Groups React to Obama Plan for Mental Health Care
President Obama's highly anticipated press conference on curbing gun violence in the U.S. included a series of proposals on mental health. How have associations in the field reacted?
A recent tragedy could prove a breakthrough for mental health reform, according to a number of associations.
In reaction to last month’s Sandy Hook shooting, where a gunman took 26 lives at a Connecticut elementary school, President Barack Obama gave a press conference yesterday announcing a new package of policies to prevent gun violence, including tougher gun control laws and measures that would increase access to mental health services.
(Read the full transcript here.)
Proposals in Obama’s mental health care plan include training teachers to recognize students who need help and refer them to mental health services, and finishing regulations that will define what mental health coverage would be required in insurance plans, Bloomberg reports. The $500 million gun-violence prevention plan dedicates at least $80 million to mental health efforts.
Reaction from groups dealing with mental health issues was mostly positive:
Mark Covall, president of the National Association of Psychiatric Health Systems, applauded Obama’s proposed rules that would require health insurance plans to to treat mental illness the same as other illnesses, according to MLive.com. And he noted that the stigma attached to mental illness can be amplified after a tragedy like Newtown. “We all know in the field that yes, there are many people who have mental illness who are dangerous, but it’s a very small percentage of the overall folks who have mental health or addictive disorders,” he said. Speaking at a press briefing, Covall said, “We’ve made progress, but we still have a long way to go.”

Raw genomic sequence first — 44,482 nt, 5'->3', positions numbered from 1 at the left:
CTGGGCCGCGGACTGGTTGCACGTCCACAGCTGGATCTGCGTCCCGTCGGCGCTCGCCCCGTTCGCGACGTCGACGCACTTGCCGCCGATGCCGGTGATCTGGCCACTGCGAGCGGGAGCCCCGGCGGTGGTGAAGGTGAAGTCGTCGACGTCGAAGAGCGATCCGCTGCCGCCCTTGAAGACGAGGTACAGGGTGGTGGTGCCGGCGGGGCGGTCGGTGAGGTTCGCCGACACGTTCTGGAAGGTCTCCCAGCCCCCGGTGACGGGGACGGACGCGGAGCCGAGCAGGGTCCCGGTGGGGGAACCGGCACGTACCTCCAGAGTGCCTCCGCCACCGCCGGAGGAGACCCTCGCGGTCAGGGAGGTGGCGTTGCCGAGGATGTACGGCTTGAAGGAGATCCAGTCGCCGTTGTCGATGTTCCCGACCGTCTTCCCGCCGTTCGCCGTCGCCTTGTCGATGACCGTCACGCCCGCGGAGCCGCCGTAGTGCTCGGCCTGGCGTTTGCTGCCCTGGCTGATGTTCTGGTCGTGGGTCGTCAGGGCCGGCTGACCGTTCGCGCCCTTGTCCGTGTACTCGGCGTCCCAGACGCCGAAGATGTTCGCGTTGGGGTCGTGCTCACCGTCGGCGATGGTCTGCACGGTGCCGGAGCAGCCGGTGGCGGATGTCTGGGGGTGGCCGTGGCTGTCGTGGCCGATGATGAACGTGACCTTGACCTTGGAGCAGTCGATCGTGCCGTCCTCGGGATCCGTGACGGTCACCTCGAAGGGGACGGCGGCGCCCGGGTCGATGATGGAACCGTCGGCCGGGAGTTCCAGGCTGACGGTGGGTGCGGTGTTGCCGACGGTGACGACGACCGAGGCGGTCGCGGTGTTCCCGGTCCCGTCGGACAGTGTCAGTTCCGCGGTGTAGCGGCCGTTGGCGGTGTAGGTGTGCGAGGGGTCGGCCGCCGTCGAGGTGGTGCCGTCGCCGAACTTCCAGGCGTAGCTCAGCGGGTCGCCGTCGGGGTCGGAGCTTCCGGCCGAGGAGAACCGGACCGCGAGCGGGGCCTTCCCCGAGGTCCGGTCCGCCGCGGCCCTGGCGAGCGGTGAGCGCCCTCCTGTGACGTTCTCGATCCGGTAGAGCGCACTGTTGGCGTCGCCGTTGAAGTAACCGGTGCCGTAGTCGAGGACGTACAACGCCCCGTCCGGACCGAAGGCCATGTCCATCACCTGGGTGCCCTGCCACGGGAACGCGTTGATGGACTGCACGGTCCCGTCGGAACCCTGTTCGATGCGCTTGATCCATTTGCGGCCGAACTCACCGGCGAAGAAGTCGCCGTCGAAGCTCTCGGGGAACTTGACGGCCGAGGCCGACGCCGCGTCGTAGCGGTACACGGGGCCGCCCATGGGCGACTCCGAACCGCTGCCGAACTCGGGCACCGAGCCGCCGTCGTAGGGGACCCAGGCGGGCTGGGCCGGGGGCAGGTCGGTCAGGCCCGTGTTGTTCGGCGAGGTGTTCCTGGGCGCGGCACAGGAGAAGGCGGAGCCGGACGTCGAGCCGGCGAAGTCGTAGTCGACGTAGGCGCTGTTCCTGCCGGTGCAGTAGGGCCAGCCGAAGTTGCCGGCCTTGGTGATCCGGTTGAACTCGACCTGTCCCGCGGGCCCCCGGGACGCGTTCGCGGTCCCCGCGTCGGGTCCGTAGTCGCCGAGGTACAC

Michael Fitzpatrick, executive director of the National Alliance on Mental Illness, called the mental health care system “broken.” Obama’s push to reduce or eliminate higher copays and other limitations that may prevent access to mental health services for those who need them is “huge,” he said.
Wayne Lindstrom, president and CEO of Mental Health America, said in a statement to Bloomberg that Obama’s approach “represents the beginning of a sea change in the way we look at mental health in this country.”
But some, like Clark Romans, head of the Southern Arizona National Alliance on Mental Illness, took issue with linking gun violence and mental illness. According to the group, only 1 percent of those with a mental illness are considered violent. “I don’t think there’s enough definition around what aspects of a mental illness would cause someone to be violent,” Romans told Tucson News Now. He also expressed concern about patients’ rights, questioning how patient information would be used under the plan.
Update: The American Psychological Association (APA) sends along a note regarding their group’s statement on the issue. They were also largely supportive of Obama’s proposals. “The recent gun violence tragedy in Connecticut spotlighted our nation’s mental health system and the need to redouble efforts to make effective services available and refer individuals to treatment when indicated,” APA’s CEO, Norman B. Anderson, PhD., said in a statement on the matter. “To achieve these goals, it is critical to overcome the stigma often associated with seeking mental health care.”